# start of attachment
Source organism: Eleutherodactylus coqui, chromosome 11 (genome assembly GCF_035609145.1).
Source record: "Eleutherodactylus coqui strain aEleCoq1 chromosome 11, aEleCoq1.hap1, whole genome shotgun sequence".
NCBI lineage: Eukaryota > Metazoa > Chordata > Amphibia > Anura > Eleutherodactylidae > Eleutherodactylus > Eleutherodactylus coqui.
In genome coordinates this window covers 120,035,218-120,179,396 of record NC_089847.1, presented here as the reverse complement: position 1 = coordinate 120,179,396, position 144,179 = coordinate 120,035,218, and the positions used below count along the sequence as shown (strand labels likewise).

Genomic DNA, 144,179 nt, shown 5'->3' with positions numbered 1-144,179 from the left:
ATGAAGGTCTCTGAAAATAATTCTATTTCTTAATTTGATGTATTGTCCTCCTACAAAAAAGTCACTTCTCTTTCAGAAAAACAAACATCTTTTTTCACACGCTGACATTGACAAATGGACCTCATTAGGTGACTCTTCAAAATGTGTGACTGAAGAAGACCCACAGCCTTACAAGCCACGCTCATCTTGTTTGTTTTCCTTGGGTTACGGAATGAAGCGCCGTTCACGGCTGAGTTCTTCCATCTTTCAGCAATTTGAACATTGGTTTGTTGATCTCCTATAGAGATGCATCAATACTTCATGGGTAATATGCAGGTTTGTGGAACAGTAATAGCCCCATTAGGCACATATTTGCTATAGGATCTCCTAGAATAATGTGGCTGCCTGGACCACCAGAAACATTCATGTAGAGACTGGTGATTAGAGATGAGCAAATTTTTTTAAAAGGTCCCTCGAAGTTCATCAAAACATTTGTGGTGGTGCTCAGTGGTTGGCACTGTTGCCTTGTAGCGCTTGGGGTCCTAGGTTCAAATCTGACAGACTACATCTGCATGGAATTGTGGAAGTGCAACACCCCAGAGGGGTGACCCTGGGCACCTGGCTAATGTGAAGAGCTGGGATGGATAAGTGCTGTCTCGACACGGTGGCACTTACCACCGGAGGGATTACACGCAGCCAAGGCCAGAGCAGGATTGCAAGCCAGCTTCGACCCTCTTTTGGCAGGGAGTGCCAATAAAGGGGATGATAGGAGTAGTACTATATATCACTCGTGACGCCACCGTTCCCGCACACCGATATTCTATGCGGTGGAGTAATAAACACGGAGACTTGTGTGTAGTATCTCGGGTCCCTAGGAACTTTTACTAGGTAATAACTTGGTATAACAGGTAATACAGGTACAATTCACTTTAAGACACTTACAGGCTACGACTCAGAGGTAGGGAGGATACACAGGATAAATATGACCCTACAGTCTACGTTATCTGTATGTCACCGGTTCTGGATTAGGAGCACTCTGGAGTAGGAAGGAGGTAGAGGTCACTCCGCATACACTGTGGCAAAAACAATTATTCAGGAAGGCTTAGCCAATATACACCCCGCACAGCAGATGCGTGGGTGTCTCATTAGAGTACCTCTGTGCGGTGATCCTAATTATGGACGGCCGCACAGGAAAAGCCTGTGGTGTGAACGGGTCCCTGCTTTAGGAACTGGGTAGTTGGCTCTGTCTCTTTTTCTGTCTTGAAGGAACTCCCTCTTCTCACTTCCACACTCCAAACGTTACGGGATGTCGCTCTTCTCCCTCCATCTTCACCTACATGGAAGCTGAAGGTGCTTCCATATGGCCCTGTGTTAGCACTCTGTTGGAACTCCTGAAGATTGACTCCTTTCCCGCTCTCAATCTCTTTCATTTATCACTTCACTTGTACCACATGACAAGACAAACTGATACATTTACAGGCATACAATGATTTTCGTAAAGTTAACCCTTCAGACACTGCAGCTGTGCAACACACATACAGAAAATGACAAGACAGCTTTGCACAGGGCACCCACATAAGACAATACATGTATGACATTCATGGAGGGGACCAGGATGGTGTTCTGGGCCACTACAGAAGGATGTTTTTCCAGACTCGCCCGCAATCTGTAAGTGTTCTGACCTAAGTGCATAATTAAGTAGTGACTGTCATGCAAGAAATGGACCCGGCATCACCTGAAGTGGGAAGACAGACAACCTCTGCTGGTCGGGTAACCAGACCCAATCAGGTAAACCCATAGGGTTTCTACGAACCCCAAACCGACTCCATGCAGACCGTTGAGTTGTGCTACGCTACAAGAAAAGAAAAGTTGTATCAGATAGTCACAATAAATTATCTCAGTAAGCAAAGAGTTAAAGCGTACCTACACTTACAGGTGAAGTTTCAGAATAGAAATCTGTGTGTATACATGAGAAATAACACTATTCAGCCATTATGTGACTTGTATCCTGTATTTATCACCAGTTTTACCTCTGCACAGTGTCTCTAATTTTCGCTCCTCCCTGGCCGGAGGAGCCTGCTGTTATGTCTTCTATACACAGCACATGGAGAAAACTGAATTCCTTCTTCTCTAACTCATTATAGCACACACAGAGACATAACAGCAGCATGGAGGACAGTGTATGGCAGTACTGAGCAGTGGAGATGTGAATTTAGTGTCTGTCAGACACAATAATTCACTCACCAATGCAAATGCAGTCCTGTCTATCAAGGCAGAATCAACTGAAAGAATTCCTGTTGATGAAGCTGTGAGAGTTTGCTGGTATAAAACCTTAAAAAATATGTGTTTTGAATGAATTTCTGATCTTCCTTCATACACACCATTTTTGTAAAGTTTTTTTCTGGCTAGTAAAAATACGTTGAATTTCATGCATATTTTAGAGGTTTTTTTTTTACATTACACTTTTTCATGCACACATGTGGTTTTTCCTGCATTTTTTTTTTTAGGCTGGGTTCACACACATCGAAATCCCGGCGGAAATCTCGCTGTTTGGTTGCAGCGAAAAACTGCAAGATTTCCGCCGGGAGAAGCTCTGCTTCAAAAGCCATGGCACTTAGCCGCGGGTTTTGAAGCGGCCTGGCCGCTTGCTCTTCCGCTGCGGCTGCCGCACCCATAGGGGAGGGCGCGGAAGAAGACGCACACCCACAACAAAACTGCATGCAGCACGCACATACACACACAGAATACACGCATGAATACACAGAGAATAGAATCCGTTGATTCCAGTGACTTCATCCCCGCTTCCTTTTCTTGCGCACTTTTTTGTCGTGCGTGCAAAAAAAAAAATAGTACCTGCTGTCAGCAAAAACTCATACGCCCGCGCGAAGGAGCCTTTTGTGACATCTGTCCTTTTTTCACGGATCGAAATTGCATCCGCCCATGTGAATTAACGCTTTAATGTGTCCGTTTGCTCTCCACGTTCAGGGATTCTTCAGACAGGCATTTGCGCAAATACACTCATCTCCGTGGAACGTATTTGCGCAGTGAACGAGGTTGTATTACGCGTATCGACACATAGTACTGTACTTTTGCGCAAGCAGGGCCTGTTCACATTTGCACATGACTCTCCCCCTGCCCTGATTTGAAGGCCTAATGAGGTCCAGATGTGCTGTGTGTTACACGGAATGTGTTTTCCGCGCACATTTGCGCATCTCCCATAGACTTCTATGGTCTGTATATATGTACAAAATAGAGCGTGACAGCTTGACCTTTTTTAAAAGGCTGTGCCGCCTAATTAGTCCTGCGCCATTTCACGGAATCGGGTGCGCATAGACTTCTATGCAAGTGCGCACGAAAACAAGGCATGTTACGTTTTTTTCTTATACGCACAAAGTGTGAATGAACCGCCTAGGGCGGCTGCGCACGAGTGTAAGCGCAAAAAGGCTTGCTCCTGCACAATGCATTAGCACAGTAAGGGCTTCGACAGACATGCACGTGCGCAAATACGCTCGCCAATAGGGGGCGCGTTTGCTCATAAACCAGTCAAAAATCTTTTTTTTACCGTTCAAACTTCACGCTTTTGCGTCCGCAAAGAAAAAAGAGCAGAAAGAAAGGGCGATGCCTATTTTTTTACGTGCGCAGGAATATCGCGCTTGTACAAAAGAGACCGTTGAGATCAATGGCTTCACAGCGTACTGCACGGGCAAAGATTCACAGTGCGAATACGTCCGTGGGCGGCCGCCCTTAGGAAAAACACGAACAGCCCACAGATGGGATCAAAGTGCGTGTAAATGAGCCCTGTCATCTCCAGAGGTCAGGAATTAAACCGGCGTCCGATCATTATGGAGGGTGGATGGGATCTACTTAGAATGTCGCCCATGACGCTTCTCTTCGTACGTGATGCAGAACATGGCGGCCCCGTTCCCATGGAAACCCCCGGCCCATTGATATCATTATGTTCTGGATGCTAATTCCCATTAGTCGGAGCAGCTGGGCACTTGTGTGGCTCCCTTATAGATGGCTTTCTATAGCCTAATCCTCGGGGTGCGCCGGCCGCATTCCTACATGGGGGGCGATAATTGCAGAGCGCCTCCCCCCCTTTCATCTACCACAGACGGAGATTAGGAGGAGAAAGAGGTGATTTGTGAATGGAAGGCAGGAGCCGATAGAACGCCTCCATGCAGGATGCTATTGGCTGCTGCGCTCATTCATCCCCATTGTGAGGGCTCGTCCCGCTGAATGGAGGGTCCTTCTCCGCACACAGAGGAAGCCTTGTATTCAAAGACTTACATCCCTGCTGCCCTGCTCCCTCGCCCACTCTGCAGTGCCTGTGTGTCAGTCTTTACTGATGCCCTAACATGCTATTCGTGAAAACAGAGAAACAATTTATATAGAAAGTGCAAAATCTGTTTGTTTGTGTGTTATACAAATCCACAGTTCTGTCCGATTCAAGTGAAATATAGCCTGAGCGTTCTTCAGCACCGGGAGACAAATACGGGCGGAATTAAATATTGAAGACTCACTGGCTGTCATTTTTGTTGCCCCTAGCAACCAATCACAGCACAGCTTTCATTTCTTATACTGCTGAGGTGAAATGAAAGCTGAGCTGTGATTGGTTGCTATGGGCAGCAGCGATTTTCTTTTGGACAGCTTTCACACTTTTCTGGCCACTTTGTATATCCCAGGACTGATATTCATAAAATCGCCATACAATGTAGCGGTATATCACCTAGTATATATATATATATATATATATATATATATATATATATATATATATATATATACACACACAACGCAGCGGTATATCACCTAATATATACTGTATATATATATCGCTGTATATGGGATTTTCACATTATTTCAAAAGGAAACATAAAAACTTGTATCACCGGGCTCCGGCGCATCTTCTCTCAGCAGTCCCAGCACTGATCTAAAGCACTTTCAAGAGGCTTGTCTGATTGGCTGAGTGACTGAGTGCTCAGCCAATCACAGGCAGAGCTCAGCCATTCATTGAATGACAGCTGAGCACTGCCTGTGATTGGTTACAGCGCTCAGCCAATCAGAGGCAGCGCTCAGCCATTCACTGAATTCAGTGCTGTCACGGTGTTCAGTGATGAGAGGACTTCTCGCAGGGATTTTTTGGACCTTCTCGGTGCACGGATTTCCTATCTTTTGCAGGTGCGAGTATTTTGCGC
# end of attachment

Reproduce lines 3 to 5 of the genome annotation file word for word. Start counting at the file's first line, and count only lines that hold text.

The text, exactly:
NCBI lineage: Eukaryota > Metazoa > Chordata > Amphibia > Anura > Eleutherodactylidae > Eleutherodactylus > Eleutherodactylus coqui.
In genome coordinates this window covers 120,035,218-120,179,396 of record NC_089847.1, presented here as the reverse complement: position 1 = coordinate 120,179,396, position 144,179 = coordinate 120,035,218, and the positions used below count along the sequence as shown (strand labels likewise).

Genomic DNA, 144,179 nt, shown 5'->3' with positions numbered 1-144,179 from the left: